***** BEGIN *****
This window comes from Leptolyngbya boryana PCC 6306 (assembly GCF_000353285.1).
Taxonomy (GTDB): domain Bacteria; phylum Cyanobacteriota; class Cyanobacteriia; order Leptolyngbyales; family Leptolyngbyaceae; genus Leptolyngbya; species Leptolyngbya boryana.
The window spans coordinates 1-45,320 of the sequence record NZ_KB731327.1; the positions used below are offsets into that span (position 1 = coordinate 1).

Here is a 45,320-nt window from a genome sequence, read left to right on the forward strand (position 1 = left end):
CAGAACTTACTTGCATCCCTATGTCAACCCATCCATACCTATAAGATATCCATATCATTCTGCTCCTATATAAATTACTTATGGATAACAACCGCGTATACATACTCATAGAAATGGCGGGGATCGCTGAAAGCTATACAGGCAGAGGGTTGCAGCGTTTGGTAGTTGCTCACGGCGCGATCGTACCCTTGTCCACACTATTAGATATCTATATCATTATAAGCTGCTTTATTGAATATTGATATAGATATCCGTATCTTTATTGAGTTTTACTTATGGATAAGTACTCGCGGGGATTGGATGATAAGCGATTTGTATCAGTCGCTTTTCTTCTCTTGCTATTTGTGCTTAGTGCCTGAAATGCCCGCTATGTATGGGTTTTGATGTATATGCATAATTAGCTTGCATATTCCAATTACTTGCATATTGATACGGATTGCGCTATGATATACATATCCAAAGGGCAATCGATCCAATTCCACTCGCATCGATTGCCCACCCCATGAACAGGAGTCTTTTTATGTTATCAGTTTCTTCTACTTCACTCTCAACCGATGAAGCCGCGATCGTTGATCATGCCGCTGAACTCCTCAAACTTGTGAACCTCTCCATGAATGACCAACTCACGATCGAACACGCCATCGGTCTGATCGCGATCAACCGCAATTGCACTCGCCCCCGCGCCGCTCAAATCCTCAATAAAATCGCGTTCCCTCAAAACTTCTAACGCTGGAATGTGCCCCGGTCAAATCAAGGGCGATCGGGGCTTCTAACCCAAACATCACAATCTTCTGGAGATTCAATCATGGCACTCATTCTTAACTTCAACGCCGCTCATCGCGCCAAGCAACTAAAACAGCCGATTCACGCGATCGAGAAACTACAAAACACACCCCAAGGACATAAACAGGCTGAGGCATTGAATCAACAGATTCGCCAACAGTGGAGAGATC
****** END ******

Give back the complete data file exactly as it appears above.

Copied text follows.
This window comes from Leptolyngbya boryana PCC 6306 (assembly GCF_000353285.1).
Taxonomy (GTDB): domain Bacteria; phylum Cyanobacteriota; class Cyanobacteriia; order Leptolyngbyales; family Leptolyngbyaceae; genus Leptolyngbya; species Leptolyngbya boryana.
The window spans coordinates 1-45,320 of the sequence record NZ_KB731327.1; the positions used below are offsets into that span (position 1 = coordinate 1).

Here is a 45,320-nt window from a genome sequence, read left to right on the forward strand (position 1 = left end):
CAGAACTTACTTGCATCCCTATGTCAACCCATCCATACCTATAAGATATCCATATCATTCTGCTCCTATATAAATTACTTATGGATAACAACCGCGTATACATACTCATAGAAATGGCGGGGATCGCTGAAAGCTATACAGGCAGAGGGTTGCAGCGTTTGGTAGTTGCTCACGGCGCGATCGTACCCTTGTCCACACTATTAGATATCTATATCATTATAAGCTGCTTTATTGAATATTGATATAGATATCCGTATCTTTATTGAGTTTTACTTATGGATAAGTACTCGCGGGGATTGGATGATAAGCGATTTGTATCAGTCGCTTTTCTTCTCTTGCTATTTGTGCTTAGTGCCTGAAATGCCCGCTATGTATGGGTTTTGATGTATATGCATAATTAGCTTGCATATTCCAATTACTTGCATATTGATACGGATTGCGCTATGATATACATATCCAAAGGGCAATCGATCCAATTCCACTCGCATCGATTGCCCACCCCATGAACAGGAGTCTTTTTATGTTATCAGTTTCTTCTACTTCACTCTCAACCGATGAAGCCGCGATCGTTGATCATGCCGCTGAACTCCTCAAACTTGTGAACCTCTCCATGAATGACCAACTCACGATCGAACACGCCATCGGTCTGATCGCGATCAACCGCAATTGCACTCGCCCCCGCGCCGCTCAAATCCTCAATAAAATCGCGTTCCCTCAAAACTTCTAACGCTGGAATGTGCCCCGGTCAAATCAAGGGCGATCGGGGCTTCTAACCCAAACATCACAATCTTCTGGAGATTCAATCATGGCACTCATTCTTAACTTCAACGCCGCTCATCGCGCCAAGCAACTAAAACAGCCGATTCACGCGATCGAGAAACTACAAAACACACCCCAAGGACATAAACAGGCTGAGGCATTGAATCAACAGATTCGCCAACAGTGGAGAGATC